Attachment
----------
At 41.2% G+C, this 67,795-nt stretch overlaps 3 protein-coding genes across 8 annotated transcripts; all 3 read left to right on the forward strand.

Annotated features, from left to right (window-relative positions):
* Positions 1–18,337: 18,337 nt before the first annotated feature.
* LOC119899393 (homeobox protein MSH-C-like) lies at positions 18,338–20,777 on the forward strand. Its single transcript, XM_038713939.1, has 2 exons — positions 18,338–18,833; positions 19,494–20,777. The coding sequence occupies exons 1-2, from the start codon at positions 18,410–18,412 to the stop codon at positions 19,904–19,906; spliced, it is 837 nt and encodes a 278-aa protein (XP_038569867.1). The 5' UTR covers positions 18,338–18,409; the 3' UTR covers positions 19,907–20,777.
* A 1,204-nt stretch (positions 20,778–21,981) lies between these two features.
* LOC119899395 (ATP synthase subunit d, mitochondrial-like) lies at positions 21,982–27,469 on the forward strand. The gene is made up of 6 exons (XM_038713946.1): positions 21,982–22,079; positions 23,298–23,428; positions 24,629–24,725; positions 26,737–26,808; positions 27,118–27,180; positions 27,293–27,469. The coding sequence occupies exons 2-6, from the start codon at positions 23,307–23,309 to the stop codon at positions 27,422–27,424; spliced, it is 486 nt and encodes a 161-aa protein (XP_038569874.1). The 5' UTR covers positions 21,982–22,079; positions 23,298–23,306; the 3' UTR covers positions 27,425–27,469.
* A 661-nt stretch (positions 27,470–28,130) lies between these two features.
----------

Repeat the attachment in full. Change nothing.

At 41.2% G+C, this 67,795-nt stretch overlaps 3 protein-coding genes across 8 annotated transcripts; all 3 read left to right on the forward strand.

Annotated features, from left to right (window-relative positions):
* Positions 1–18,337: 18,337 nt before the first annotated feature.
* LOC119899393 (homeobox protein MSH-C-like) lies at positions 18,338–20,777 on the forward strand. Its single transcript, XM_038713939.1, has 2 exons — positions 18,338–18,833; positions 19,494–20,777. The coding sequence occupies exons 1-2, from the start codon at positions 18,410–18,412 to the stop codon at positions 19,904–19,906; spliced, it is 837 nt and encodes a 278-aa protein (XP_038569867.1). The 5' UTR covers positions 18,338–18,409; the 3' UTR covers positions 19,907–20,777.
* A 1,204-nt stretch (positions 20,778–21,981) lies between these two features.
* LOC119899395 (ATP synthase subunit d, mitochondrial-like) lies at positions 21,982–27,469 on the forward strand. The gene is made up of 6 exons (XM_038713946.1): positions 21,982–22,079; positions 23,298–23,428; positions 24,629–24,725; positions 26,737–26,808; positions 27,118–27,180; positions 27,293–27,469. The coding sequence occupies exons 2-6, from the start codon at positions 23,307–23,309 to the stop codon at positions 27,422–27,424; spliced, it is 486 nt and encodes a 161-aa protein (XP_038569874.1). The 5' UTR covers positions 21,982–22,079; positions 23,298–23,306; the 3' UTR covers positions 27,425–27,469.
* A 661-nt stretch (positions 27,470–28,130) lies between these two features.